Nigeria tallies votes for new president
Nigeria was counting ballots on Sunday, a day after a historically tight presidential election that has energised Africa's most populous nation, where many long for change.
The vote was mostly peaceful despite some cases of violence, delays and technical glitches, and citizens stayed up late at night in many locations to observe the count and "protect" the ballots.
The slow uploading of results online was starting to stir up fears of electoral malpractice in a country with a history of vote rigging.
Nearly 90 million voters were eligible to vote on Saturday for a successor to President Muhammadu Buhari, who is stepping down after two terms marked by worsening security and growing poverty.
The election pits former Lagos governor Bola Tinubu, 70, of the ruling All Progressives Congress (APC) against an old rival, former vice president Atiku Abubakar, of the Peoples Democratic Party (PDP), 76.
But for the first time since the end of military rule in 1999, a third-party candidate, Peter Obi of the Labour Party, has challenged the APC and PDP dominance with a campaign message of change.
Spread over more than 176,000 polling units, voters also cast their ballot for Nigeria's two houses of parliament, the National Assembly and Senate.
- 'Ready for the challenge' -
In Lagos and other cities, crowds stormed polling stations late on Saturday as electoral officials tallied the first results by hand and read out the counts before transmitting them to a central database.
"We just finished counting, but we need to make sure they upload the results," said Chizoba Onuoha, an IT manager, watching the count at her Lagos polling station.
On Sunday morning, people gathered at a newspaper stand in the Falomo area of Lagos, eager for results to come in.
"We are very happy this morning because we have witnessed one of the most peaceful elections in Nigeria and more people turned out than usually," said 27-year-old mechanic Orubibi Dighobo.
In the southern oil hub of Port Harcourt, a dozen people were still at their polling unit after the counting had finished on Saturday, shouting at the electoral official to destroy unused ballots.
"The empty ballots, we want them to void them, so that they don't use them!" said Nkechi Njoku, 42, who sells fabric and said she had not left since arriving to vote in the morning.
"We are protecting our votes," said Robert Ihuoma, a 38-year-old data analyst standing next to her.
Nearby, at Rumuepirikom Civic Centre where electoral staff from 78 polling units were gathered to upload results online, frustrations were growing.
"There is no network," said an election volunteer, while others were starting to fall asleep on tables and chairs.
As of Sunday morning, results for the presidential election were not yet available on the website of the Independent National Electoral Commission (INEC).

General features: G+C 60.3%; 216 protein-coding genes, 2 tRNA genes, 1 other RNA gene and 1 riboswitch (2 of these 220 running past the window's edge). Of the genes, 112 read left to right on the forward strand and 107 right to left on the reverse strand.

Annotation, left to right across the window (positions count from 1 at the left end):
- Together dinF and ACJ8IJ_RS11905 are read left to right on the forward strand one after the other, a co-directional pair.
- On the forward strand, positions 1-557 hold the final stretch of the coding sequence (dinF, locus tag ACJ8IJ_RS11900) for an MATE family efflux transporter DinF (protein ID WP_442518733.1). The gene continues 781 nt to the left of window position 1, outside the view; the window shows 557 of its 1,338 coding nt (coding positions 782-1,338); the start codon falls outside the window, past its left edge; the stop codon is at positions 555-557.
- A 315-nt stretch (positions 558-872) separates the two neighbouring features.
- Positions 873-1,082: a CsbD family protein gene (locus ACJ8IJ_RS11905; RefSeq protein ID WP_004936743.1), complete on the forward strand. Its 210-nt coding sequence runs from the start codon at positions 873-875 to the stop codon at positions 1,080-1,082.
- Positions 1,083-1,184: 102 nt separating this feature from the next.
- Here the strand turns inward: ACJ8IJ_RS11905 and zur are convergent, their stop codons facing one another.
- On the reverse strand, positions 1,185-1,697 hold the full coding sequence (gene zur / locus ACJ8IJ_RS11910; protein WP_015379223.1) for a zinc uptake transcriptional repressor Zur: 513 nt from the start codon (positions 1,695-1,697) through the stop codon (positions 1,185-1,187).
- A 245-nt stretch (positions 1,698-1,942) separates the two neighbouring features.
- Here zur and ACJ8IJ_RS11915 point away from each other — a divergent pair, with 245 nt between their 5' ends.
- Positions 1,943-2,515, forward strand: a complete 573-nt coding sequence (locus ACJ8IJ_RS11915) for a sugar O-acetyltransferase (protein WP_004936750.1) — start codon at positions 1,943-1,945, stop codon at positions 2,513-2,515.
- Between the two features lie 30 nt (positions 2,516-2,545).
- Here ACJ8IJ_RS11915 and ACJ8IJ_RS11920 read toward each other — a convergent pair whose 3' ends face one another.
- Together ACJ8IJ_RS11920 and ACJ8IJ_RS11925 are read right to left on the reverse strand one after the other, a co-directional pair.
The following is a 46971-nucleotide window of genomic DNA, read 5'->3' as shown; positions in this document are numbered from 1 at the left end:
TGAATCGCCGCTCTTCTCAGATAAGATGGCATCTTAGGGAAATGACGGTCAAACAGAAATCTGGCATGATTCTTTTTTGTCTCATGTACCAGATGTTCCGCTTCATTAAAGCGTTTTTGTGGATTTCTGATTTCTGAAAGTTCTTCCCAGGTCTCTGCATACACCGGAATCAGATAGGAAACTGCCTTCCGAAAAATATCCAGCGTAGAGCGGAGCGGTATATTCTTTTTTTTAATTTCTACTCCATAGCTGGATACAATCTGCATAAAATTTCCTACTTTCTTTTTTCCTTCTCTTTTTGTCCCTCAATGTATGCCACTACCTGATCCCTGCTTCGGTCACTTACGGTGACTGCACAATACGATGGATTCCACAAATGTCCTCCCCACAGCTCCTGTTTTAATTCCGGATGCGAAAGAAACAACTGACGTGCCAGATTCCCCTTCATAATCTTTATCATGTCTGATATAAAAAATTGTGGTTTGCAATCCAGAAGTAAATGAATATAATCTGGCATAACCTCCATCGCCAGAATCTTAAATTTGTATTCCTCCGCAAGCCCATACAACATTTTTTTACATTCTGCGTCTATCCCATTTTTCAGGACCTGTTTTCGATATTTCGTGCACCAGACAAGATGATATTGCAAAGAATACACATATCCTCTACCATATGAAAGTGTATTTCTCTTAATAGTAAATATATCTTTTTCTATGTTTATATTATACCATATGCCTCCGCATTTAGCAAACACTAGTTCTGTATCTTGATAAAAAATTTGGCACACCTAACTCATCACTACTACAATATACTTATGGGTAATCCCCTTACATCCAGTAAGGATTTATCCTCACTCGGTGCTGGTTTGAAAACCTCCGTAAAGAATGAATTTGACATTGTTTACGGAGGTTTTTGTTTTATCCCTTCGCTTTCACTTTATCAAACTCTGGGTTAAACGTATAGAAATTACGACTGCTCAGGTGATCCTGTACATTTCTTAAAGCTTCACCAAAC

Observers group Yiaga Africa said it was "deeply concerned with the delay."
The commission has 14 days to officially announce results, but an online tally could be made available in the next hours or days.
Despite the isolated cases of violence and technical problems, INEC remained confident about the electoral process.
"We have lost ballot boxes here and there... but we will continue to protect the process and we will continue to proceed courageously and ensure that we conclude this in a very free, fair and credible manner," said INEC's chairman Mahmood Yakubu.
To win the presidency, a candidate must get the most votes but also win 25 percent in two-thirds of Nigeria's 36 states.
The competitive race has some analysts forecasting an unprecedented runoff between the two frontrunners if no candidate meets election requirements. It would have to be organised within 21 days.
- Complex problems -
The success of Nigeria's vote will be closely watched in West Africa, where coups in Mali and Burkina Faso and growing Islamist militancy have taken democracy in the region back a step.
Buhari, a former army general, will step down after two terms in office. His critics say he failed in his key promises to make Nigeria safer.
APC's candidate Tinubu, a long-time political kingmaker and southern Muslim, says "It's my turn" for the presidency.
He faces a familiar rival -- PDP candidate Abubakar, who is on his sixth bid for the top job and touts his business experience.
But both are old guard figures who have fought off past corruption accusations, and the emergence of a surprise third candidate, Obi, has thrown the race wide open.
Fuel and cash shortages in the run-up to the election have also left many Nigerians angry at the establishment, in a country already hit by more than 20 percent inflation.